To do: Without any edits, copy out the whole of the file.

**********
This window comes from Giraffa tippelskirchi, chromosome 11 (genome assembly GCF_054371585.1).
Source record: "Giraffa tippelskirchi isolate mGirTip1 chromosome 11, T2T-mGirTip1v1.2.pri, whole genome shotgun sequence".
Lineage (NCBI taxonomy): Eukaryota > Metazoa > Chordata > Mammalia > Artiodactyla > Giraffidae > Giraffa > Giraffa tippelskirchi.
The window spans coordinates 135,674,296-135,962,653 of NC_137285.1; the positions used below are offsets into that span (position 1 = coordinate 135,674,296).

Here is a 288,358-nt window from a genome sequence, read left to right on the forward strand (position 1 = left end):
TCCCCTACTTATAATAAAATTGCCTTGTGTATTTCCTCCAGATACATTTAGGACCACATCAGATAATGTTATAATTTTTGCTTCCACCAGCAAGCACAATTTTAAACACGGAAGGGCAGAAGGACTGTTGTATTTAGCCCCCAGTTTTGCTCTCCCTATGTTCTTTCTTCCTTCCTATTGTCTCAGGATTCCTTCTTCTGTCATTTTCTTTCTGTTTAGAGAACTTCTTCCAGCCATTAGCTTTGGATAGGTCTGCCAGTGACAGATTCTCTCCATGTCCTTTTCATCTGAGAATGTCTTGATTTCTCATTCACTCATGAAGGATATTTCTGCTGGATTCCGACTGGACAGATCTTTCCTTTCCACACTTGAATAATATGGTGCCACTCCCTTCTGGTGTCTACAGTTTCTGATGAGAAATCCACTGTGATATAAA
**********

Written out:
This window comes from Giraffa tippelskirchi, chromosome 11 (genome assembly GCF_054371585.1).
Source record: "Giraffa tippelskirchi isolate mGirTip1 chromosome 11, T2T-mGirTip1v1.2.pri, whole genome shotgun sequence".
Lineage (NCBI taxonomy): Eukaryota > Metazoa > Chordata > Mammalia > Artiodactyla > Giraffidae > Giraffa > Giraffa tippelskirchi.
The window spans coordinates 135,674,296-135,962,653 of NC_137285.1; the positions used below are offsets into that span (position 1 = coordinate 135,674,296).

Here is a 288,358-nt window from a genome sequence, read left to right on the forward strand (position 1 = left end):
TCCCCTACTTATAATAAAATTGCCTTGTGTATTTCCTCCAGATACATTTAGGACCACATCAGATAATGTTATAATTTTTGCTTCCACCAGCAAGCACAATTTTAAACACGGAAGGGCAGAAGGACTGTTGTATTTAGCCCCCAGTTTTGCTCTCCCTATGTTCTTTCTTCCTTCCTATTGTCTCAGGATTCCTTCTTCTGTCATTTTCTTTCTGTTTAGAGAACTTCTTCCAGCCATTAGCTTTGGATAGGTCTGCCAGTGACAGATTCTCTCCATGTCCTTTTCATCTGAGAATGTCTTGATTTCTCATTCACTCATGAAGGATATTTCTGCTGGATTCCGACTGGACAGATCTTTCCTTTCCACACTTGAATAATATGGTGCCACTCCCTTCTGGTGTCTACAGTTTCTGATGAGAAATCCACTGTGATATAAA